‘Open & Drink’, curated by Prage-based studio OKOLO, presents an array of formally and materially diverse bottle openers from around the world
That prosaic, yet joyful, object of the everyday, the bottle opener, is celebrated at a new exhibition called ‘Open & Drink’ at the OKOLO/Pedal Project Studio in Prague.
Curated by self-styled ‘creative group’ OKOLO, whose multidisciplinary activity – covering design, architecture, art and fashion – results in such projects as online journalism, exhibitions and special projects, ‘Open & Drink’ presents several contemporary and historical bottle openers from around the world, examining the difference within this object type in terms of form, material and rhetoric. Also on display and definitely for consumption will be the collective’s own new brand of beer, OKOLO Pivo, the result of a collaboration between the Prague studio and the Vyškov brewery.
Poster for 1971 Iskra exhibition at the Design Center Stuttgart
The “ISKRA: NON-ALIGNED DESIGN 1946–1990” exhibition held at the Architecture Museum Ljubljana (AML) museum of architecture came to an end in February. The exhibition provided an insight into the golden age of Slovenian product design, which lasted from the 1960s to the 1990s.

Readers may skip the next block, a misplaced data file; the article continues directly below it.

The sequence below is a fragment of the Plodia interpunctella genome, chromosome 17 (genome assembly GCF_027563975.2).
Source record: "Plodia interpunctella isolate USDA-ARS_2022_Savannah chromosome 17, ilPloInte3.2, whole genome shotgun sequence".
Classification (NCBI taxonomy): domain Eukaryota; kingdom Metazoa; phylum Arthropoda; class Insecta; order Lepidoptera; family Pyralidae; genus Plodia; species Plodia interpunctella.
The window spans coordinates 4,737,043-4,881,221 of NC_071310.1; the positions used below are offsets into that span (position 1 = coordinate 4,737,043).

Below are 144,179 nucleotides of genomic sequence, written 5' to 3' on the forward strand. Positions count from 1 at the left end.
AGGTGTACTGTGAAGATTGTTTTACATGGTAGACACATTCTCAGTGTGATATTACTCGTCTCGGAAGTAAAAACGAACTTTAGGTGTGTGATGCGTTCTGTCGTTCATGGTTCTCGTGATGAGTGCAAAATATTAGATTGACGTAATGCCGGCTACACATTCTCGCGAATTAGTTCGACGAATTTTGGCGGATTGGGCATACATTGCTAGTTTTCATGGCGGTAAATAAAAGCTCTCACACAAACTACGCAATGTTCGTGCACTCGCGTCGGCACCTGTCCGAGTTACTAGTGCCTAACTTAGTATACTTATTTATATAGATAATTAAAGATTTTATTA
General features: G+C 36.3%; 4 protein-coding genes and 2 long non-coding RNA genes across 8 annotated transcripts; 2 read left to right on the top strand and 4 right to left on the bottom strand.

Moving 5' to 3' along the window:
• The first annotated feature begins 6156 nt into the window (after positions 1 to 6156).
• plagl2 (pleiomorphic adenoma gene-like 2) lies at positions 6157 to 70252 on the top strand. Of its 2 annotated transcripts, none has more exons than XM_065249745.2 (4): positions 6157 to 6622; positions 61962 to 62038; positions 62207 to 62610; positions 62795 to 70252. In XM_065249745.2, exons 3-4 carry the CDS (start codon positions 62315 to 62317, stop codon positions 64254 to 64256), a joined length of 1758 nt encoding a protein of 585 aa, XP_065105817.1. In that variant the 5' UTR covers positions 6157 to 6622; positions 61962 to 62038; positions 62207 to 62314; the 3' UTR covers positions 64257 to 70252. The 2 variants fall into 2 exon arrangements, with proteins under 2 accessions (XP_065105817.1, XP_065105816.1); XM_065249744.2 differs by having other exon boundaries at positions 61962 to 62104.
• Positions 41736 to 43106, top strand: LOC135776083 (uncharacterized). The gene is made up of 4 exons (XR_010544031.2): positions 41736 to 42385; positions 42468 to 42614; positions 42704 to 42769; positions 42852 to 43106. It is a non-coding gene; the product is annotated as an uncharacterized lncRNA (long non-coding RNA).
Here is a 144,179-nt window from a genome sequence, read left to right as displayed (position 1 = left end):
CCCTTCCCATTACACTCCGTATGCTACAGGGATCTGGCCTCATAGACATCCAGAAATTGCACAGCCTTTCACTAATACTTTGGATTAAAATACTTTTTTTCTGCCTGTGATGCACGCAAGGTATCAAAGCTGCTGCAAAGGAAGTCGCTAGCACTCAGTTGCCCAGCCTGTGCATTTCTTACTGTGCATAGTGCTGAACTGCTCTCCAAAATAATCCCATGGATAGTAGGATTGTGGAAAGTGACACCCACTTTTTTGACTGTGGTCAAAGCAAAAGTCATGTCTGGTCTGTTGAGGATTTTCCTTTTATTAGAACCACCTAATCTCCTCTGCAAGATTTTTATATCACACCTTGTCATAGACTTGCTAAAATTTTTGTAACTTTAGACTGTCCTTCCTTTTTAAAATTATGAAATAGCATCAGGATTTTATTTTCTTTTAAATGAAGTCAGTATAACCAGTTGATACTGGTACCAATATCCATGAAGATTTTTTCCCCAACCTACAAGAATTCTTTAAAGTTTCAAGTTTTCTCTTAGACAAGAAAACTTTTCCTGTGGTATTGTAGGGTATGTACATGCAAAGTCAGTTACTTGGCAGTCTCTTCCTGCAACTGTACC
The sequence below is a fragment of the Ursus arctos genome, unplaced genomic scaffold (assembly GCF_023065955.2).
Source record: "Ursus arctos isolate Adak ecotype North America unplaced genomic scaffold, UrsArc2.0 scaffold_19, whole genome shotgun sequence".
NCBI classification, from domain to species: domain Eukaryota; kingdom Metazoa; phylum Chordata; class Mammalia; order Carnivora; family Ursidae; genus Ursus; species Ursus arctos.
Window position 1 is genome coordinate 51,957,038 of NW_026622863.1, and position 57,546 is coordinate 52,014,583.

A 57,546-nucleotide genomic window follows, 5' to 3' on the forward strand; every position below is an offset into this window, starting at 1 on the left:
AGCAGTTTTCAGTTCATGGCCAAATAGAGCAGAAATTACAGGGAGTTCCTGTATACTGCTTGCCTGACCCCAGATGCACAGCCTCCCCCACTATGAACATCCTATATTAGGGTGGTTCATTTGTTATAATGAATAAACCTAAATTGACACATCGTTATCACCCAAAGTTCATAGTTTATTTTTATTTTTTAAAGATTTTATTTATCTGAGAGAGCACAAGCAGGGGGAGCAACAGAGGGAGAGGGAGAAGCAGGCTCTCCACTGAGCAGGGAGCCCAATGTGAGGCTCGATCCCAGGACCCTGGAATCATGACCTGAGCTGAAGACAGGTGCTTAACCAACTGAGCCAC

After the turbulence caused by the breakup of Yugoslavia and the economic hardships suffered by the new democratic republic of Slovenia, a new generation of young Slovenian designers is now creating a stir. After a short look back at the history of Slovenian design we will devote our attention to their work.
ATA 30 telephone, designer Davorin Savnik, 1965
The Iskra group began as a small, state-owned radio workshop and by its heyday in the 1980s had developed into one of the country’s leading manufacturers of electrical products, with a workforce numbering more than 85,000.
Oscilloscope by Iskra, designer Davorin Savnik, product graphics Danica Petrovič and Stane Abe, 1965–1969
In the summer of 1971, an exhibition featuring Iskra was held at the Design Center in Stuttgart, where the main focus was on presenting the company as the Yugoslav counterpart to the German firm Braun.
Just as the design department, headed by Dieter Rams, gave Braun’s products their typical aesthetic, Iskra too had a legendary design department, which was led from 1961 to 1971 by Davorin Savnik.
After 1971, he continued to influence the style of the company’s products as a freelance consultant to the management.
Other major industrial designers who worked for Iskra included Albert Kastelec, Marijan Gnamuš, Janez Smerdelj and Janja Lap, while Miljenko Licul and Ranko Novak designed the company’s graphic identity.
Pobi battery charger by Iskra, designer Marijan Gnamuš, 1973
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